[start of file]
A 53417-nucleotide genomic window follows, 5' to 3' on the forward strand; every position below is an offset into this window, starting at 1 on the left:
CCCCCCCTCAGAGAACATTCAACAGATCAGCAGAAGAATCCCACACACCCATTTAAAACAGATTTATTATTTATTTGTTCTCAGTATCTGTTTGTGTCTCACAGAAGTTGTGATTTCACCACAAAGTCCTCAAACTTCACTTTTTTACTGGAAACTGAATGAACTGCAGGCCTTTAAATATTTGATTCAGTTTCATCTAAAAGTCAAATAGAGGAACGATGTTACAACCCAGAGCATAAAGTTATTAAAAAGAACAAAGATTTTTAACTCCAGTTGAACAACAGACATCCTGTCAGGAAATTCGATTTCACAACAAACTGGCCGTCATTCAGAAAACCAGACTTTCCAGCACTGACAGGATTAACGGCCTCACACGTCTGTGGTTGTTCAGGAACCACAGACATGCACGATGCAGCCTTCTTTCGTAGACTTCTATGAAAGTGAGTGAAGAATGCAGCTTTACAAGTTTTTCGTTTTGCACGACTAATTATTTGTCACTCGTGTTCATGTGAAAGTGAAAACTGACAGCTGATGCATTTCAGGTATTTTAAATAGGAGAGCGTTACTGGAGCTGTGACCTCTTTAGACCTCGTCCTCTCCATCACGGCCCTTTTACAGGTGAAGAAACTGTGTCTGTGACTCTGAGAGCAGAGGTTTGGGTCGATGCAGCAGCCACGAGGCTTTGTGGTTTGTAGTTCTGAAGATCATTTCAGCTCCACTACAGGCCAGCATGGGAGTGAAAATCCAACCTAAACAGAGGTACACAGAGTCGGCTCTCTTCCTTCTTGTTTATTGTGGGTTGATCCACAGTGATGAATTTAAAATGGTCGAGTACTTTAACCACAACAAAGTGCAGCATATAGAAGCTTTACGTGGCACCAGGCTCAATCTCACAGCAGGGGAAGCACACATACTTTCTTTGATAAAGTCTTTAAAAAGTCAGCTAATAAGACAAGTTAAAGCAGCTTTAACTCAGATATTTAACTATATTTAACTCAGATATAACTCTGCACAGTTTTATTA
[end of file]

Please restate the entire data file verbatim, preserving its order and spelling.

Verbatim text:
A 53417-nucleotide genomic window follows, 5' to 3' on the forward strand; every position below is an offset into this window, starting at 1 on the left:
CCCCCCCTCAGAGAACATTCAACAGATCAGCAGAAGAATCCCACACACCCATTTAAAACAGATTTATTATTTATTTGTTCTCAGTATCTGTTTGTGTCTCACAGAAGTTGTGATTTCACCACAAAGTCCTCAAACTTCACTTTTTTACTGGAAACTGAATGAACTGCAGGCCTTTAAATATTTGATTCAGTTTCATCTAAAAGTCAAATAGAGGAACGATGTTACAACCCAGAGCATAAAGTTATTAAAAAGAACAAAGATTTTTAACTCCAGTTGAACAACAGACATCCTGTCAGGAAATTCGATTTCACAACAAACTGGCCGTCATTCAGAAAACCAGACTTTCCAGCACTGACAGGATTAACGGCCTCACACGTCTGTGGTTGTTCAGGAACCACAGACATGCACGATGCAGCCTTCTTTCGTAGACTTCTATGAAAGTGAGTGAAGAATGCAGCTTTACAAGTTTTTCGTTTTGCACGACTAATTATTTGTCACTCGTGTTCATGTGAAAGTGAAAACTGACAGCTGATGCATTTCAGGTATTTTAAATAGGAGAGCGTTACTGGAGCTGTGACCTCTTTAGACCTCGTCCTCTCCATCACGGCCCTTTTACAGGTGAAGAAACTGTGTCTGTGACTCTGAGAGCAGAGGTTTGGGTCGATGCAGCAGCCACGAGGCTTTGTGGTTTGTAGTTCTGAAGATCATTTCAGCTCCACTACAGGCCAGCATGGGAGTGAAAATCCAACCTAAACAGAGGTACACAGAGTCGGCTCTCTTCCTTCTTGTTTATTGTGGGTTGATCCACAGTGATGAATTTAAAATGGTCGAGTACTTTAACCACAACAAAGTGCAGCATATAGAAGCTTTACGTGGCACCAGGCTCAATCTCACAGCAGGGGAAGCACACATACTTTCTTTGATAAAGTCTTTAAAAAGTCAGCTAATAAGACAAGTTAAAGCAGCTTTAACTCAGATATTTAACTATATTTAACTCAGATATAACTCTGCACAGTTTTATTA